There are several ways to look at these two effects. Their mechanisms are very similar, but their experimental realizations are rather distinct from one another.
Here's one of the physical models, a classical one. Since you ask for physical intuition, I think the classical picture works best. Quantum mechanical models use a different language and tool set. There are other classical models. It's helpful, ultimately, to understand all of the models. (Even in the classical model there is one bit of quantum mechanics that we can't get around. You'll see it below.)
Warm up - linear transmission: For practice, and to set the stage, lets first consider simple transmission of light through a solid. (I'll focus on solids as an example.) A light wave of frequency $f$ is present in the crystal. The electrons in the crystal are initially "stationary", by which I mean that the electron density is not changing with time. The electrons respond to the wave, and "slosh" in sync with the light, both in time and space, resulting in a polarization wave. (There could be a phase shift between the light wave and the polarization wave. We'll ignore that.) The polarization wave acts as a source of a new electromagnetic wave at the same frequence $f$. The new wave interferes with the original wave. This is the mechanism of linear transmission. It can explain the reduced wavelength of the light in the medium, and various other phenomena like reflection and refraction. It explains all the "linear" effects, where the frequency of the light doesn't change.
Second harmonic generation (SHG): Things start the same as linear transmission. The EM wave in the solid induces a polarization wave oscillating at $f$. But now we can go one step further (second order) and recognize that the original wave is now in the presence not of a stationary electron density, but one that is oscillating at $f$. The EM wave interacts with the oscillating charge distribution, resulting in beating at the sum and difference frequencies, $2f$ and $0$. The polarization wave at $2f$ generates an EM wave at $2f$: the second harmonic. The $0f$ component also exists, but is usually of no interest.
Before moving on to the Raman effect, we need an aside on the structure of solids (same applies to molecules). A simple model of a solid (or molecule) has fixed ions producig a potential where the electrons live. A model one step closer to reality allows the ions to move, and we have phonons (vibrations in a molecule), but we don't allow the electrons and phonons to interact: they are uncoupled. One step further allows electron-phonon interactions. In this model we can have infrared absorption: an incident EM wave causes a polarization wave at $f$ as usual. But now, due to electron-phonon interaction, the sloshing electrons drag the ions along a little bit. If the frequency $f$ matches a vibration frequency (and perhaps a few other conditions), that phonon (vibration mode) will be excited: energy moves from the EM wave to the vibration mode. This happens at frequencies much lower than visible light frequecies. In the infrared.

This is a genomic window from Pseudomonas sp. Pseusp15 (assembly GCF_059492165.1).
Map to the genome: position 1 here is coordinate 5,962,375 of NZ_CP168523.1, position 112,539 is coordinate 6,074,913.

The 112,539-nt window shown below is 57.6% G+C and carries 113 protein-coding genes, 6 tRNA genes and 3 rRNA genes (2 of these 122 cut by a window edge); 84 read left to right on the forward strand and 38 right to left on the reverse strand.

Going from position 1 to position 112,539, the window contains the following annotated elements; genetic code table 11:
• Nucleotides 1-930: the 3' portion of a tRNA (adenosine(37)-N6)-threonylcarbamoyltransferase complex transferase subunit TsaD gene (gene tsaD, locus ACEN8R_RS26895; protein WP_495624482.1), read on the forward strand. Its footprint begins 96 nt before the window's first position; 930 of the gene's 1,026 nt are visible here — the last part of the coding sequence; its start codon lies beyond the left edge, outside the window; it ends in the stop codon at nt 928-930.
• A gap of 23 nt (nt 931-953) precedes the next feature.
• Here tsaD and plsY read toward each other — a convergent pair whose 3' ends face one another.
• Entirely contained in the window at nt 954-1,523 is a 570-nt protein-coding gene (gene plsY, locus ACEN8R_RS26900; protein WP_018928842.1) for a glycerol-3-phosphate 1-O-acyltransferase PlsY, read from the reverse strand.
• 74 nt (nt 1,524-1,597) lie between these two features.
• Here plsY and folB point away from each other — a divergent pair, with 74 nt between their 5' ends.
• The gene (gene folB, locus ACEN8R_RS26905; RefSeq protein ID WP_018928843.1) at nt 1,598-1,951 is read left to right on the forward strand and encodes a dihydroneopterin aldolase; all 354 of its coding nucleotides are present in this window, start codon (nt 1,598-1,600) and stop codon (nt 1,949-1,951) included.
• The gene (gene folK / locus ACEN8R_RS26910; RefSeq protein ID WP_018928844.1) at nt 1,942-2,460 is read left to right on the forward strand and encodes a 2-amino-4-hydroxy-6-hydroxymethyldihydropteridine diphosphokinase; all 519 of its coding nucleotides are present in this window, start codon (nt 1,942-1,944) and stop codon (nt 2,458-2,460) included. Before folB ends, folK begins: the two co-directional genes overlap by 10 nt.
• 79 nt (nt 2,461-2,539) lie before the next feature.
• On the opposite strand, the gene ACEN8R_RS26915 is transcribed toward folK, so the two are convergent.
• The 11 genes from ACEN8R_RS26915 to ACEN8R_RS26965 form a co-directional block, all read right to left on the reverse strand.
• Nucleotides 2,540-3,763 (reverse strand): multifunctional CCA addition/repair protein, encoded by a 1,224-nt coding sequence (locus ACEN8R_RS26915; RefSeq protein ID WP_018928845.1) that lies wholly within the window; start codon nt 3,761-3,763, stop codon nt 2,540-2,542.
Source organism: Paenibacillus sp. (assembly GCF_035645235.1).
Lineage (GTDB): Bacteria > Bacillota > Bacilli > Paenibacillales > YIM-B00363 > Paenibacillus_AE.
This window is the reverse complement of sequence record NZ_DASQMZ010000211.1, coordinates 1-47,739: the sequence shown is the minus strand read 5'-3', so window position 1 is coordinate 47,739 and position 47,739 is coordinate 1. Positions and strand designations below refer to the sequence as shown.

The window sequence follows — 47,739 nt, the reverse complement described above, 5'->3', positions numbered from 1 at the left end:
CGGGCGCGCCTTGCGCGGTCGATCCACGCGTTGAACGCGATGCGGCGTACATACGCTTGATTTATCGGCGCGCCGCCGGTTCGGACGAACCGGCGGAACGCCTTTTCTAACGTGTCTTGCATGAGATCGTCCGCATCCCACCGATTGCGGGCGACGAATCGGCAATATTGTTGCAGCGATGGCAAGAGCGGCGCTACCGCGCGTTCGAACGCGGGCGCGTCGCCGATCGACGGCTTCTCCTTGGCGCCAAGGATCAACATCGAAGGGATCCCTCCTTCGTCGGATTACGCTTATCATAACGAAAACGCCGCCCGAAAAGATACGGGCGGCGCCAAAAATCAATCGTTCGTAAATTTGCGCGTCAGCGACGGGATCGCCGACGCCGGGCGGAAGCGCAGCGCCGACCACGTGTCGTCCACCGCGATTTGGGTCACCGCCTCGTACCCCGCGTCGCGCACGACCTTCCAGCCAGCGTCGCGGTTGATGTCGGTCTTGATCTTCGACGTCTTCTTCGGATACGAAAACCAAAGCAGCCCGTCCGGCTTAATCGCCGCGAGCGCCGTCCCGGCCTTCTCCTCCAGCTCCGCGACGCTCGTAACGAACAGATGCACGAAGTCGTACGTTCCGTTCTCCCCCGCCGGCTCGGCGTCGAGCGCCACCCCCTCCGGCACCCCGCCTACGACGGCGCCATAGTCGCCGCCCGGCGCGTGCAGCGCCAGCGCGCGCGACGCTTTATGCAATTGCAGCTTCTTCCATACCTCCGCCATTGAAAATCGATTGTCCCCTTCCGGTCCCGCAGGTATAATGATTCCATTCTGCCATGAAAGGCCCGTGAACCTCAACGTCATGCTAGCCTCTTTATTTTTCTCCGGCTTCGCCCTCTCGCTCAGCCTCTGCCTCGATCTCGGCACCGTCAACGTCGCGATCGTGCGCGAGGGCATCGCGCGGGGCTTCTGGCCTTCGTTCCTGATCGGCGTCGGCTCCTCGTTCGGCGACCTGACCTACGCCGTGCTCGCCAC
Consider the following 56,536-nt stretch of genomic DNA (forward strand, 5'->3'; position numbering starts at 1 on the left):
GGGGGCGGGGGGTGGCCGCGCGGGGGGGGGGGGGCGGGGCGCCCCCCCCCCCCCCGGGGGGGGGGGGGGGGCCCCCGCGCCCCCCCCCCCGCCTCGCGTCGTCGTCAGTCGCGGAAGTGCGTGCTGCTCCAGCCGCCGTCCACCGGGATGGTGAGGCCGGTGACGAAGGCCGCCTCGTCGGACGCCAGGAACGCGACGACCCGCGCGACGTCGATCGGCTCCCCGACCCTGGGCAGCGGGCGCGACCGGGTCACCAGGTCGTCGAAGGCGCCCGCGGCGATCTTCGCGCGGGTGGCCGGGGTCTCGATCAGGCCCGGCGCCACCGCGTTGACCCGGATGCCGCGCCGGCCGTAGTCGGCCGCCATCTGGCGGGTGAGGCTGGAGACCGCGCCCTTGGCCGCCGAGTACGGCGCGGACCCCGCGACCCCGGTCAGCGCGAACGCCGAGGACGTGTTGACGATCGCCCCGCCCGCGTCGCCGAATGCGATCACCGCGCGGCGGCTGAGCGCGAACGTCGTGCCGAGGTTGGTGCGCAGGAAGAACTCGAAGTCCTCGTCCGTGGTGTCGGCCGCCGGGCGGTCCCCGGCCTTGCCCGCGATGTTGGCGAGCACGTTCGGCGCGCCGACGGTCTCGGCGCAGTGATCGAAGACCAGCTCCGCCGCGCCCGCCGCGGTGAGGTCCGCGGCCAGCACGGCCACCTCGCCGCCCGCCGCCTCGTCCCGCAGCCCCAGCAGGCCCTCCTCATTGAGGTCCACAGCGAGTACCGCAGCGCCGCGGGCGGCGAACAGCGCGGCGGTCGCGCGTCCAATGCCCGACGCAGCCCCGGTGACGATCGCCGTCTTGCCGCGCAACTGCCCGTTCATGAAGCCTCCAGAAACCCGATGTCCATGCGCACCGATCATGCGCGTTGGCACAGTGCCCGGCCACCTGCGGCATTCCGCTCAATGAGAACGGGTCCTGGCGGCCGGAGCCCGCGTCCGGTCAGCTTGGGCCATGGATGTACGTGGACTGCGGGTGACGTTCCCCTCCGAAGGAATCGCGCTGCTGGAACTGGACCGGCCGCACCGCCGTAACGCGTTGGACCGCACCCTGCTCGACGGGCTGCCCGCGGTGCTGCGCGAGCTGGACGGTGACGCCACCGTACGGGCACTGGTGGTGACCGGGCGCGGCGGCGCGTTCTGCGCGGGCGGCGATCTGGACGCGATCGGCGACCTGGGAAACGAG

Now the Raman effect: The incident light at $f$ causes an electron polarization at $f$. But we've allowed electron-phonon interactions. Vibration modes are also causing an oscillating polarization, this one at the phonon (vibration) frequency, $\Omega$. As before, the electrons are experiencing two sources of oscillation, and the result is beat frequencies at $f-\Omega$ and $f + \Omega$, and new EM waves are generated at those frequencies. The former is called the Stokes frequency, and is what is ususally observed in Raman scattering. The second is called the anti-Stokes frequency, and it can be observed, also. But now we have a problem. The Stokes frequency is always observed. Even if there was no vibrational excitation in the first place to cause the polarization at $\Omega$, light at $f-\Omega$ is observed. How can that be?
This is where we have to reach out just slightly to quantum mechanics. Each phonon (vibration mode) has a zero point energy. They vibrations are never truly at rest. There is always some vibration in every mode. It is the zero-point vibrations that couple to the electrons, causing a polarization at $\Omega$ and ultimately new light at $f-\Omega$.
Zero-point fluctuations induce other effects. For example, spontaneous emission from an excited atom is induced by zero-point EM field fluctuations. As zero-point fluctuations induce the conventional Raman effect, it is more properly called the spontaneous Raman effect.
There is a lot more to the complete story. There is a stimulated Raman effect, and other effects, and there is a discussion to be had concerning the coherence properties of the light. And, of course, there is the quantum mechanical picture.